Nationalism and Wind farms - Sarah Woodbury

Nationalism and Wind farms

I found this while doing research on Pelagius, believe it or not.  It comes from this page:

I can’t decide how I feel about this, in part because we are having the very same discussion in Oregon, though it is less the Umatilla Tribe that opposes windfarms than people who live in the Columbia River gorge who don’t want their view spoiled.  I have never heard the building of wind farms framed in terms of nationalism, but it’s all over the web for Wales:

This one attests that the white eagle’s habitat is being destroyed.  Wind farms were blamed for eagle deaths in Norway:

Though my son points out that more birds are killed (by a magnitude of a hundred fold) by glass windows every year than wind farms.  “Building window strikes may account for 97 to 976 million bird deaths each year.”  This is from the department of fish and wildlife:  In contrast, “Federal government estimates indicate that 22,000 wind turbines in operation in 2009 were killing 440,000 birds per year.”

Obviously, there are way more windows than wind turbines, but . . . someone needs to do the math on this for me.

I’ve gotten way off track, but the Welsh, for good reason, have a long history of viewing encroachments by English government/corporations in exactly that light, regardless of what that organization actually accomplishes.  Thoughts?



6 Replies to “Nationalism and Wind farms”

  1. Our Northwest U.S. wind turbines integrate via computer control easily with our hydro-electric dams. With new wind turbine designs, 15% to 20% extra efficiency in the new gearless wind turbines, carbon fiber blades, & more low speed efficiencies to come, wind power viability has arrived. The large bird kills at the aging Alta Mount Pass wind farm are & will kill off bird populations. The ten-fold bird kill reductions per Mega-watt-hr from new wind turbine designs is good, but still won’t reduce bird kills, since the newer turbine designs will produce ten+ times more power than the old designs. As much consideration of bird-kill turbine design must be done, as work on turbine efficiency design.

  2. It’s not just Wales, it’s all over England too. We are desperate for alternative sources of energy but the wind turbines are perceived as an eyesore and when they are turning fast they can be noisy as well. They site them in windy upland areas that are sparsely populated, there are masses in Mid-Wales. Unfortunately they are often put up by English electricity companies, because they have more R&D budget, so are of little benefit to the local population. If turbines were tied to an area and the locals could see a fiscal benefit – expressed in lower electricity bills etc – I think they might be more tolerant of them.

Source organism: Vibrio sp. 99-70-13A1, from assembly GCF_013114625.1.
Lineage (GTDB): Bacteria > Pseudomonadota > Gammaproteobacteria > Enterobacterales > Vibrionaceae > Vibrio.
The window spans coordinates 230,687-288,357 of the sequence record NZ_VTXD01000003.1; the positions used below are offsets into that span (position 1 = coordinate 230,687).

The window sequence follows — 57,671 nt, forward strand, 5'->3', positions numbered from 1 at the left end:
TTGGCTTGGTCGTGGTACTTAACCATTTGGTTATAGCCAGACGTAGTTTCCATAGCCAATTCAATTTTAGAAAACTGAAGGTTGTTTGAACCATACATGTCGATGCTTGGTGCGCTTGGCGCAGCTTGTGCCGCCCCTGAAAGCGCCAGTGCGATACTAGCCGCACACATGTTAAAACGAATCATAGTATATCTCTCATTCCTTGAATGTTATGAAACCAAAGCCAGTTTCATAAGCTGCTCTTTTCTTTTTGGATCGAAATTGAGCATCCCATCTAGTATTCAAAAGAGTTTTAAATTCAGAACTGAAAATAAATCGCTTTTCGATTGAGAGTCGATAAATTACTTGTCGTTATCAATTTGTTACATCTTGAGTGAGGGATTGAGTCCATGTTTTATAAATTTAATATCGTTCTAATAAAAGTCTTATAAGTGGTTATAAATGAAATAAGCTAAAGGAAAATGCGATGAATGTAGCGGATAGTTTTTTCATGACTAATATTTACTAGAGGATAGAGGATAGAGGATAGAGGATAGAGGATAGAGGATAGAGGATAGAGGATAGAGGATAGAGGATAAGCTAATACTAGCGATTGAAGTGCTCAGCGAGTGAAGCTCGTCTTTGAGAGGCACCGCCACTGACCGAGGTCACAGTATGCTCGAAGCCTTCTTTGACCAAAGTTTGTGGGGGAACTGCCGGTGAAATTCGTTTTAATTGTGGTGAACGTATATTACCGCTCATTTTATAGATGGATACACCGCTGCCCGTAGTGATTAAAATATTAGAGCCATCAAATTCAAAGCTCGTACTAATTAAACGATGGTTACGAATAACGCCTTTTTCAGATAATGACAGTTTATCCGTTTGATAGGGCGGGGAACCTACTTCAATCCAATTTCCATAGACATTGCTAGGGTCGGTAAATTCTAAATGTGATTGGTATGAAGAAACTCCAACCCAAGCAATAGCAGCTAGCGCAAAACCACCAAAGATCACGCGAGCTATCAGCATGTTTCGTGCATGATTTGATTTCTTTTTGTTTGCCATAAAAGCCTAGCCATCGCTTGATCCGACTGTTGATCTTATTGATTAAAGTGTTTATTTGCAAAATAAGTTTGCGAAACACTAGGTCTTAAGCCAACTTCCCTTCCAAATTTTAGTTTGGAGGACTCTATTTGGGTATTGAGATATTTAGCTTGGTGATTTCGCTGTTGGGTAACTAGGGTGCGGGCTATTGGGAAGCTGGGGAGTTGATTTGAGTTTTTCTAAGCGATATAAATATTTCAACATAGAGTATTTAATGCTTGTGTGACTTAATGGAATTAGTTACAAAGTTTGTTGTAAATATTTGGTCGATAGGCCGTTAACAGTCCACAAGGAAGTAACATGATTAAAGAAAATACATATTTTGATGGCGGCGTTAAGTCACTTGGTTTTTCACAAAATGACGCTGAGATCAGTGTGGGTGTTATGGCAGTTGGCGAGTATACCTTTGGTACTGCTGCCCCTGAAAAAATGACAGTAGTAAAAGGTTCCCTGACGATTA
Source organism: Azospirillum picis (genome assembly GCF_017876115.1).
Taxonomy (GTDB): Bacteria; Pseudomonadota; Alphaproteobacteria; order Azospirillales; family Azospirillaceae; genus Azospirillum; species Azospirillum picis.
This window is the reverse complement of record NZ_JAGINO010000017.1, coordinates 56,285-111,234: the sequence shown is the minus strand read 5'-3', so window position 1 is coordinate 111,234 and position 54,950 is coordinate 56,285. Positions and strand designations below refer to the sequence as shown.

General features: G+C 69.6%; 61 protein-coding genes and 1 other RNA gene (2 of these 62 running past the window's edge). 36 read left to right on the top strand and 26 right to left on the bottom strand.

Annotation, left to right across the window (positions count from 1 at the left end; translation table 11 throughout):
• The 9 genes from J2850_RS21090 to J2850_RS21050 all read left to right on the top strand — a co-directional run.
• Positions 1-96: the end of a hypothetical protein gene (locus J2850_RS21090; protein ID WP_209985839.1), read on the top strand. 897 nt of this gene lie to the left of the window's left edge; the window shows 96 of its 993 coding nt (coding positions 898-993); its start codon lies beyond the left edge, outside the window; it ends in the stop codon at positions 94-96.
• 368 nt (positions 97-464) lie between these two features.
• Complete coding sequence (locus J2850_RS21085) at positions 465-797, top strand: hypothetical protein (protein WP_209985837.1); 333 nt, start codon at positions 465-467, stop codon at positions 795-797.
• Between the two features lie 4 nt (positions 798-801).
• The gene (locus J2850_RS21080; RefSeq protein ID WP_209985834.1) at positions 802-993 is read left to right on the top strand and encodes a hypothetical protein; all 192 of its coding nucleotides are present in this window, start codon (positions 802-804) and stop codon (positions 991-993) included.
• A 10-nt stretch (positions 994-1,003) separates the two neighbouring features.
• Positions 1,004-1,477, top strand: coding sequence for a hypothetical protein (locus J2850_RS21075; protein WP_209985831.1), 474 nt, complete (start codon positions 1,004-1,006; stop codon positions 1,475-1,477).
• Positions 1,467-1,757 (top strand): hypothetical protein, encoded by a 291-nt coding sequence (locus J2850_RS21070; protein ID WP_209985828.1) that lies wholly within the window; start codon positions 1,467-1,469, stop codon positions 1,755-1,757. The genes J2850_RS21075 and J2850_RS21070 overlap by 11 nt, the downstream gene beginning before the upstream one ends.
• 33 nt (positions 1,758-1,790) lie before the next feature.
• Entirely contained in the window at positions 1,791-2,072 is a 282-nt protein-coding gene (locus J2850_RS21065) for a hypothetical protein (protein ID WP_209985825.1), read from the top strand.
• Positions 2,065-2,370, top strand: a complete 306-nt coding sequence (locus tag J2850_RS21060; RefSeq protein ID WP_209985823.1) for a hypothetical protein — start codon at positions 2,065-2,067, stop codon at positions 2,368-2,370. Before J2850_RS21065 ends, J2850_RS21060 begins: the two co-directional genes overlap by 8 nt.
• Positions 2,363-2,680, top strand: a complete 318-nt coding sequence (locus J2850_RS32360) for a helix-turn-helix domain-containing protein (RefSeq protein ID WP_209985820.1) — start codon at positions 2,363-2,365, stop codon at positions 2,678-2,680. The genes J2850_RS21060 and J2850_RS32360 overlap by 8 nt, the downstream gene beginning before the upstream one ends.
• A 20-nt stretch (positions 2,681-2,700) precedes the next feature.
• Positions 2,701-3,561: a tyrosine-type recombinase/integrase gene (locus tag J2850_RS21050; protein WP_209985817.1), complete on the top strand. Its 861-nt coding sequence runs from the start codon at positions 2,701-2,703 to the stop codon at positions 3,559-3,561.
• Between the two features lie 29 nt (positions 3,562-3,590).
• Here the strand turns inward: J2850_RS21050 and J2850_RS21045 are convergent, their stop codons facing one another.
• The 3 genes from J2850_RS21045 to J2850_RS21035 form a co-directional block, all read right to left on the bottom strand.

We don’t have white eagles in the UK. I think maybe someone has got a bit confused about sea eagles, which have white tails.

    1. Thanks for the response. I can totally see how this could be the case in Wales, exacerbated of course by the long history of colonialism. Here in Oregon, we already predominantly use hydro-electric power–which brings the controversy over salmon spawning–so we too are looking for alternatives. Geothermal and wind are the way to go, but as always, at what price? And what price if we don’t given global climate change? It’s too bad that the local communities in Wales aren’t benefitting from these changes and that these upland regions were just let go to English electricity companies . . .

      1. There are plenty of turbines in England too. It’s interesting how in some places the turbines are put up as a local cooperative, funded locally with the power used locally and any surplus sold on the the National Grid. I think that’s a system that might work. But sadly turbines aren’t that efficient. The machinery has generally worn out long before it has covered it’s own costs. Basically we have just too many people using too much power with too little thought. In my house I swapped all my standard light bulbs for long life ones and am saving myself about £200 a year. If everyone did that …

        1. I’m sure that we waste far more energy in the US than you do in England, but I’m pretty sure that the newer turbines here are more cost efficient. Either way, it would be better to pursue a broad spectrum of localized energy sources (out here, solar for sure), but it takes a significant political will and vision to make that kind of change happen. Efficiencies and trying to reduce energy usage would save us tons in the long run, but they are politically unpopular because using less energy doesn’t make money for corporations.

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